Tuesday, January 30

Dog Days

Who can resist this dog?

Madeleine returns to Manchester today for the final term and her dissertation which focuses on mental anxiety in UK prisons (our gal is a psychology major). It has been a difficult time with Aiden's death.

Sonnet is in the crunch for Naomi, her next exhibition, opening in June. The book, published by the V&A press with her name on it, finalised at the type-setters last week with all hands on deck for a final review including Eitan (who was sly enough to charge £15/ hour but could have had more). 

For me, it is swim, swim, swim. Up at 6am and sometimes 2x a day.

Monday, January 29

John and 180 Studios

John and me, Trafalgar Square
John joins us Friday night and we head into central on Saturday to see the "UVA : Synchronicity" exhibition at 180 Studios at 180 Strand, which are built into the defunct Anderson Consulting car garage in a brutalist and deserted cement building not far from the Courtauld Art Institute. I interviewed at Anderson in '97 which is another life ago. The exhibition is a disorienting, immersive and multi-sensory experience (as the program states) and the kind of thing one can only find in London, I think. My favourite ? "Chaos" presents a sentient-seeming light at the end of a rotating multi-beam, circling in and out, without pattern - fascinating and menacing.

John is a stylish kid in a 1950s way - it's a sharp look that he carries exceedingly well. He is a culture vulture with a mind for detail and we discuss film, theatre, art and modern writers he finds interesting. It is super insightful to dial into a 20 years old's mind. Biden? for instance (John has British and American passports). John is not a big fan as Biden promised to serve one term to set the ship right and not run for a second term. This, he feels, betrays the commitment made to his generation.

United Visual Arts, 180 Studios

Wednesday, January 24

Dave's family

Berkeley reunited
Dave is in town for daughter Bella's graduation ceremony from London University with a Masters degree in theatre, only the ceremony is cancelled last minute, no explanation. Who knows - following the teacher's strike across UK universities Eitan's final marks were delayed months after his graduation (top honours, with distinction).

Joining in are Dave's partner Laura and son Dexter, who has photographic memory and interested in video games and the San Francisco 49ers following after Dad's obsession. Bella has a two-year automatic post uni visa and is looking for work in the West End, supporting herself with a non-theatre job in the meantime.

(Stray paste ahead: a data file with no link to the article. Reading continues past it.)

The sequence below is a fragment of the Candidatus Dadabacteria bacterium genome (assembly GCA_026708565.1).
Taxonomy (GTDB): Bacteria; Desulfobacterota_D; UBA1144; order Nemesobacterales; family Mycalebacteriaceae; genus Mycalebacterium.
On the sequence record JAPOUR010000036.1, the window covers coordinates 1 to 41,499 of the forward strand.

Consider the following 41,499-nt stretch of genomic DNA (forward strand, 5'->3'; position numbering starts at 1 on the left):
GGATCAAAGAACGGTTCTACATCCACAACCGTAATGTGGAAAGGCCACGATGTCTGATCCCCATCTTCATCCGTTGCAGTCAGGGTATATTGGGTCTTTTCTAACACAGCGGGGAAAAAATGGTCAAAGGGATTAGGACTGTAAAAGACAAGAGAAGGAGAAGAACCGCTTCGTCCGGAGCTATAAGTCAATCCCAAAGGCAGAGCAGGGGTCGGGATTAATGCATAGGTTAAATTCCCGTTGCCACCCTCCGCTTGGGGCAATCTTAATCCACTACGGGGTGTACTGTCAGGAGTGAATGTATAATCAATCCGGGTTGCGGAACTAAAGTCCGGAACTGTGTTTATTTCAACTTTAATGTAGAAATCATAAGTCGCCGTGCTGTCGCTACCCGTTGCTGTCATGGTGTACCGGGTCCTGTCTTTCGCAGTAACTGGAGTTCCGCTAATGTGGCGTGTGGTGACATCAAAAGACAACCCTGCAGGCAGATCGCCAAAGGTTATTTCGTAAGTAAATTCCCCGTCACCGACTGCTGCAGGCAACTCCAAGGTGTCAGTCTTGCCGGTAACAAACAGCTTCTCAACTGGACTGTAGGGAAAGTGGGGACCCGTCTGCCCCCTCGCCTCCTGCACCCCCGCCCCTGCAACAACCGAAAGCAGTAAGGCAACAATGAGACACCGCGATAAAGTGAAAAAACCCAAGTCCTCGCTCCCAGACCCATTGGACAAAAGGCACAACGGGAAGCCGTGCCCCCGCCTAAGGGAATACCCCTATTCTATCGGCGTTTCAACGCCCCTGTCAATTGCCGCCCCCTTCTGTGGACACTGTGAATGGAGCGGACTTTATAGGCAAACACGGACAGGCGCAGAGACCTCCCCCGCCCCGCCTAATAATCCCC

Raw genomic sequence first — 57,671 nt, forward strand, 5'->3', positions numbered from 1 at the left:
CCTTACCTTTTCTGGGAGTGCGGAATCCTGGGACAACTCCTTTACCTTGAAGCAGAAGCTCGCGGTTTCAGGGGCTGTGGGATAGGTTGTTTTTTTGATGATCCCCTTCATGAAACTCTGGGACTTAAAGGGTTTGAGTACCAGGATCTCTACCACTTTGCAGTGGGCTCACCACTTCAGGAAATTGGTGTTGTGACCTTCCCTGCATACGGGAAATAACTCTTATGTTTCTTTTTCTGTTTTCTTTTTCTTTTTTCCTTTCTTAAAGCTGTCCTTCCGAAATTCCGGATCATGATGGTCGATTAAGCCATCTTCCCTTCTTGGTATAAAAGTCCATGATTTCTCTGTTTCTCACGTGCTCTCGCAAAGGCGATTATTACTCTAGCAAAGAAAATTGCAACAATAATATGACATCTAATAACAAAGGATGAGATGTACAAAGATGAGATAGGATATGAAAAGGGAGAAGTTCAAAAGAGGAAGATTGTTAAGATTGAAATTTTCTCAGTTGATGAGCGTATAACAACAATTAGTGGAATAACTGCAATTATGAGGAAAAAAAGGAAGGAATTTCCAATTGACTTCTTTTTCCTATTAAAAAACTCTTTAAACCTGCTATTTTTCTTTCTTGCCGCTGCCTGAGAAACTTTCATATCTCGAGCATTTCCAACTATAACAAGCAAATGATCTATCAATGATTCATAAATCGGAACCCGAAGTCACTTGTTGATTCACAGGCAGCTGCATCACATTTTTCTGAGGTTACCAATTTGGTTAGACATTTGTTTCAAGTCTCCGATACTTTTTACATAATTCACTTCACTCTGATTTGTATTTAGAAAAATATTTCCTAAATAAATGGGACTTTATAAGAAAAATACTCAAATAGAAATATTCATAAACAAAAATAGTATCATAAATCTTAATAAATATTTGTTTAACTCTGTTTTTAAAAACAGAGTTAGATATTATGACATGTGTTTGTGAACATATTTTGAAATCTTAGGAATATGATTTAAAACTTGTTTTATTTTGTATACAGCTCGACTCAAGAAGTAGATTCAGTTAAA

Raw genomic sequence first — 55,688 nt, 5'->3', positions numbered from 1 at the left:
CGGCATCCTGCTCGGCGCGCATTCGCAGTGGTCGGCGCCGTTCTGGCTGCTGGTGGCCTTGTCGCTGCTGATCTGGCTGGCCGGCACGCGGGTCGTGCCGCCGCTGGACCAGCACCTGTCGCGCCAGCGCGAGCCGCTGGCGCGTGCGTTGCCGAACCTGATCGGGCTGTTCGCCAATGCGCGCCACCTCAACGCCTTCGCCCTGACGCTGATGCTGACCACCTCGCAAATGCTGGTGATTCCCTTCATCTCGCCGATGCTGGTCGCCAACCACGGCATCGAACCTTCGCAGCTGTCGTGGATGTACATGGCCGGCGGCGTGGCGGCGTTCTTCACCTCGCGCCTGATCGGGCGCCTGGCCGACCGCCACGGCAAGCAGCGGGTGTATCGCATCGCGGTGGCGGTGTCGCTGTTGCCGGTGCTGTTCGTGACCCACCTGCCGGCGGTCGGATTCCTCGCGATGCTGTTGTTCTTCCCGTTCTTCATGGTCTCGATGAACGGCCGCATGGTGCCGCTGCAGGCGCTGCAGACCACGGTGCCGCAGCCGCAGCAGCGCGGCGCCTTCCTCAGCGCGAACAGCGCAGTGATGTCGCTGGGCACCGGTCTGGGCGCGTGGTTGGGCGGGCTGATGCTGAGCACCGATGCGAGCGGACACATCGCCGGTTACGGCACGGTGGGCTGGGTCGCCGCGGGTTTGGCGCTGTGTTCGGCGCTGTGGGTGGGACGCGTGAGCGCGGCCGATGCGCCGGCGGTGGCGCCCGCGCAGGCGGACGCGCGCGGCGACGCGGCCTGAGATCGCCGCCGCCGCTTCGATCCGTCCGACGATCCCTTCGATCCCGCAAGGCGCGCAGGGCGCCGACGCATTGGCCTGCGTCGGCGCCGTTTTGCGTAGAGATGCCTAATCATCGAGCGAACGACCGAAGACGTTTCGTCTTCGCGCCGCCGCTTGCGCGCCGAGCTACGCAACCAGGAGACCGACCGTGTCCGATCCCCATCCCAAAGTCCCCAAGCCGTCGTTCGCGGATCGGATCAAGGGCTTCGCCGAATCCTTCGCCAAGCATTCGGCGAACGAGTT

Dave, for his part, is teaching jazz at a privileged school in the East Bay where not one kid has heard of Duke Ellington and the moms ensuring their children receive a bit of cultural diversity for the college application - God help the educator who grants anything less than an 'A.'    

Sunday, January 21

Waterloo Bridge

I am most familiar with Waterloo Bridge, pictured, as I frequently walk across the Charing Cross pedestrian bridgeway from Waterloo Station to go to "town" (or "central", as the kids now say). Evenings are best as there is a single strip of lights that traverse the bridge adding colour and connecting North and South London.

Man, how the skyline has changed since 1997 and it continues to do so: at night, red warning lights dot the cityscape as new buildings go up and up, the St Paul's rule be damned (until maybe 2008 no building in central London could obstruct the view, or be taller than, St Paul's dome).

Thursday, January 18

Rathfinny Estate

Sonnet and I spend the weekend at the Rathfinny Wine Estate in the South Downs of Sussex which offers some of the world's very best sparkling white wines due, in part, to a warming climate.  The grounds are lovely and isolated, surrounded by the vineyards, of course, which spread across a number of valleys not far from the seaside.

Action shot

Our weekend comes to an abrupt shocking end upon learning the terrible news that Madeleine's friend Aiden has passed in his sleep likely from an epileptic seizure. We are heartbroken.

Richmond Hill

Eitan and I , and a roomful of old age pensioners, have coffee at Pembroke Lodge in Richmond Park, protected by the Crown Estate and once home to Bertrand Russell. The southwest views of the Thames Valley are lovely on any day and especially when clear and cold, like today. 

While difficult to see the grade, the below photo presents a steep hill from river level to the highest point in the park where Eitan once did Sunday hill-runs when in training ("brutal", he now says). 

Thames valley to Windsor, the Chilterns and hills in the Borough of Runnymede
King Henry VII's Mound offering a protected view of St Paul's Cathedral in the City of London and 10 miles away

Tuesday, January 2

Rusty On

Rusty has maintained his composure in the advancing years now at 13+. A Welsh springer spaniel has a 13-15 year lifespan while our dog is as poorly trained and energetic as ever, especially when guests stop by. Still, he is irresistible to young and old alike, who stop by to scratch him behind his ears or ogle his fine coat when at the coffee bar or on a walk. The goofy big nose completes the picture. He laps up the attention while giving cheer to those who seek it.

2024 Upon Us


We head out a touch earlier than the kids for New Year's Eve and happily make it home in time to celebrate midnight from bed. Eitan and Madeleine both see the sunrise. 
And, like that, we are in 2024. Good to be alive.
This is what Jan 2 feels like